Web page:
The woodpecker is rich with symbolism for the Chickasaw Nation and a variety of other Native American tribes. When Ada artist Lokosh (Joshua D. Hinson, Ph.D.) paints and carves likenesses of the ivory-billed woodpecker, which is critically endangered or possibly extinct, he does so with a hope that the bird “still exists in the deep Louisiana swamps.”

In September 2021, the U.S. Fish and Wildlife Service included the ivory-billed woodpecker on a list of 23 plant and animal species to be declared extinct. But following what it called “substantial disagreement among experts regarding the status of the species,” the FWS announced in July a six-month extension and re-opened the comment period.

The ivory-billed woodpecker, also known as the “Lord God Bird” because of the reaction it sometimes caused when it swoops into human’s view, inhabited swampland in the southeastern United States – which largely fell victim to logging by the mid-20th century. The last confirmed sightings were made in Louisiana in the 1930s and 1940s, but most of the recent unconfirmed reports have come from the backcountry of Arkansas.

In a news release announcing a 30-day reopening of the comment period, which ended Aug. 8, the FWS asked the public to submit “clear video or photographic evidence of the ivory-billed woodpecker that can be repeatedly interpreted the same way by independent observers,” as well as additional comments for or against the extinction listing.

Chuck Hoskin Jr., principal chief of the Cherokee Nation, was among those who submitted comments during the first round.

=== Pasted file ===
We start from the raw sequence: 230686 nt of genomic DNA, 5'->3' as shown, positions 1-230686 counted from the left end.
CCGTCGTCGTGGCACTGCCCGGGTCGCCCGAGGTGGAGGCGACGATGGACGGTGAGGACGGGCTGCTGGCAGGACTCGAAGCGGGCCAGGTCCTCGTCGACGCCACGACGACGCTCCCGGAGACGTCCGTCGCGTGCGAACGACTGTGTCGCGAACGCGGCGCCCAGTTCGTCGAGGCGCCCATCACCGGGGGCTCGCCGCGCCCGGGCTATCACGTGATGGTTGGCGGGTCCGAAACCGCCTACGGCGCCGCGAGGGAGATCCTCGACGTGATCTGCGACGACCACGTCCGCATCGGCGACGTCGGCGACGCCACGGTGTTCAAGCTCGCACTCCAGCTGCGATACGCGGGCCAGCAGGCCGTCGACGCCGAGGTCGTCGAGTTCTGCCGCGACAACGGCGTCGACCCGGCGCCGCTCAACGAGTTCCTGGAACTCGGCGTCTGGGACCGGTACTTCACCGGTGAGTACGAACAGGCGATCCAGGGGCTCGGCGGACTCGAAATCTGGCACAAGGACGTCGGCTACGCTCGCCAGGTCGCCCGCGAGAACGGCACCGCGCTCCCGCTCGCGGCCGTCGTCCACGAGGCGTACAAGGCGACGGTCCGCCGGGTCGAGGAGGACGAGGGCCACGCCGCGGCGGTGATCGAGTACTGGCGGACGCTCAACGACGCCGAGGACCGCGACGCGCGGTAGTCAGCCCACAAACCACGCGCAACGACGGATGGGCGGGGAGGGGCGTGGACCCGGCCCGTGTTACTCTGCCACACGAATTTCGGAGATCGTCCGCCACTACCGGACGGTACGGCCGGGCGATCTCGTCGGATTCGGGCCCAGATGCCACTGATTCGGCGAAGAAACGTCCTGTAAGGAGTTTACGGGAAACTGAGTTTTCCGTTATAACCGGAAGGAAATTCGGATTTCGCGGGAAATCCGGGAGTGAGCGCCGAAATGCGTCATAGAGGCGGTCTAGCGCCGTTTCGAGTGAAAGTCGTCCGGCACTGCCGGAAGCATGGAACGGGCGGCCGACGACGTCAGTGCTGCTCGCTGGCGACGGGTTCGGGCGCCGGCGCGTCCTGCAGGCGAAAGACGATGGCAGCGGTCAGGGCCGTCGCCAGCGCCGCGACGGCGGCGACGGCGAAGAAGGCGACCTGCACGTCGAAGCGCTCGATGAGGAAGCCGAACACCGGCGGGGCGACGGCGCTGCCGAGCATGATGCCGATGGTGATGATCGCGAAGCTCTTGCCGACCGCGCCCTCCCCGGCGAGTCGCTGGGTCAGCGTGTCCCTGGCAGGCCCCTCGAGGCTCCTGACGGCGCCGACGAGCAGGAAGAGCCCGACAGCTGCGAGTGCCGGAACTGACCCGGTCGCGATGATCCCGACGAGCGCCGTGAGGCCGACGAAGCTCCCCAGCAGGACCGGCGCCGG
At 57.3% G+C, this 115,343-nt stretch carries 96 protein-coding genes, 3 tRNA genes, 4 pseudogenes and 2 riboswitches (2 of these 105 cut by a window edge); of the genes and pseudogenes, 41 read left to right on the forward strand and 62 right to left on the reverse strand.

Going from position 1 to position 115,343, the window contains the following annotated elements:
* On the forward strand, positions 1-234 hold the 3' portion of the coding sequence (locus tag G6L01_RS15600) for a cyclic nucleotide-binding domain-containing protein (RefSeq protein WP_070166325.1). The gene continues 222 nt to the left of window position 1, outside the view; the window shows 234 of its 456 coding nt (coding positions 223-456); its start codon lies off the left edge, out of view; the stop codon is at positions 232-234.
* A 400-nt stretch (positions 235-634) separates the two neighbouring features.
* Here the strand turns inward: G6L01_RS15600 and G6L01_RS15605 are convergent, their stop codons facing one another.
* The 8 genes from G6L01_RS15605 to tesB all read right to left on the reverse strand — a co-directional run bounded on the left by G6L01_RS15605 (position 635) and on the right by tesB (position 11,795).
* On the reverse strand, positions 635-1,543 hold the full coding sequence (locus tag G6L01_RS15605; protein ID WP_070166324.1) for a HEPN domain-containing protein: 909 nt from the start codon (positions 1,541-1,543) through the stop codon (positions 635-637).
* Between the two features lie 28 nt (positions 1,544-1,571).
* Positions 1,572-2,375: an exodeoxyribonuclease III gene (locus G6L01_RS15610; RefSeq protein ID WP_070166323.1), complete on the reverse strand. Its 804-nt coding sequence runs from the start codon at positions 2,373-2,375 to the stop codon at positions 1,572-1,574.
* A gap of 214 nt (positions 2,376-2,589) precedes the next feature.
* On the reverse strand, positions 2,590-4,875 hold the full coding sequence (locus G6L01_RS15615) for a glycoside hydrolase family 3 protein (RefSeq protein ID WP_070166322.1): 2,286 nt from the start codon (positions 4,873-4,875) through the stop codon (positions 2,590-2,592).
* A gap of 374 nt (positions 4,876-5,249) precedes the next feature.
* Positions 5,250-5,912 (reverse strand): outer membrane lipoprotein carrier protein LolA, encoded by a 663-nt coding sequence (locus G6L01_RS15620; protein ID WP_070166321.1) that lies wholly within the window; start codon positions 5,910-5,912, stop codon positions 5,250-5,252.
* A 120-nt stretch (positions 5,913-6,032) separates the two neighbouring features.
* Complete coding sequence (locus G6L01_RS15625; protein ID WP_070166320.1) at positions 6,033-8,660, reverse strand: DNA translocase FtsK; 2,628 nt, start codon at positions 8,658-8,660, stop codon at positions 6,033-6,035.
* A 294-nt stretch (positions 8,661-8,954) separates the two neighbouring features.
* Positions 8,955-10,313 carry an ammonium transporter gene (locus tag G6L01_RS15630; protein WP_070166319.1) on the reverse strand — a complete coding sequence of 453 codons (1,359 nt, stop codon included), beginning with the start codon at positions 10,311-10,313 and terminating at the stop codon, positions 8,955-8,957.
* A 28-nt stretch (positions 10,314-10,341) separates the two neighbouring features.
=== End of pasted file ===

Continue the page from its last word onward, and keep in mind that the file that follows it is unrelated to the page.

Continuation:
“The Cherokee Nation wishes to convey the importance of the role that the ivory-billed woodpecker occupies in Cherokee culture,” he wrote. “Their influence on our cultural activities remains to this day. The Nation requests the Service to continue conservation and investigative efforts to assure the protection of any individuals remaining.”

Ian Fischer, public affairs specialist for the Southeast region that encompasses Arkansas, Louisiana and Mississippi, says the U.S. Fish and Wildlife Service will review all the evidence and anticipates announcing a decision in the spring of 2023 as to whether the much-loved bird will be added to the extinction list. 

Lokosh, who is executive officer of the Division of Language Preservation for the Chickasaw Nation, says woodpeckers are considered messengers, protectors, warriors and healers, and red, white and black are the ancestral colors of the Chickasaw people. Red denotes medicine and war, white represents life, and black symbolizes death, he says.

If the ivory-billed woodpecker is still alive, Lokosh says, “their ongoing existence, not unlike the Indigenous peoples of the Americas, is a remarkable testament to resilience and survival. Despite the destruction of their habitat, and the attempted destruction of our language, histories and culture, we are still here – relatives, feathered and two-legged, and here we will remain.”

Where Are They?

The ivory-billed woodpecker prefers a diet of wood-boring beetle grubs found in dead trees. A nesting pair requires nearly 10 square miles of habitat, so the bird was always illusive and low in numbers. 

Naturalist Neil Garrison of Oklahoma City says he is cautiously optimistic “that there are a few individual ivory-billed woodpeckers living out in those not-easily-accessible corners of our nation’s southeastern swamps.”

Garrison says people do venture into such swamps in canoes and kayaks and perhaps have seen the bird, but might be reluctant to share their observations with scientists for fear of losing access to wild lands. (Access to government-owned land can be limited if it provides habitat for endangered species.)

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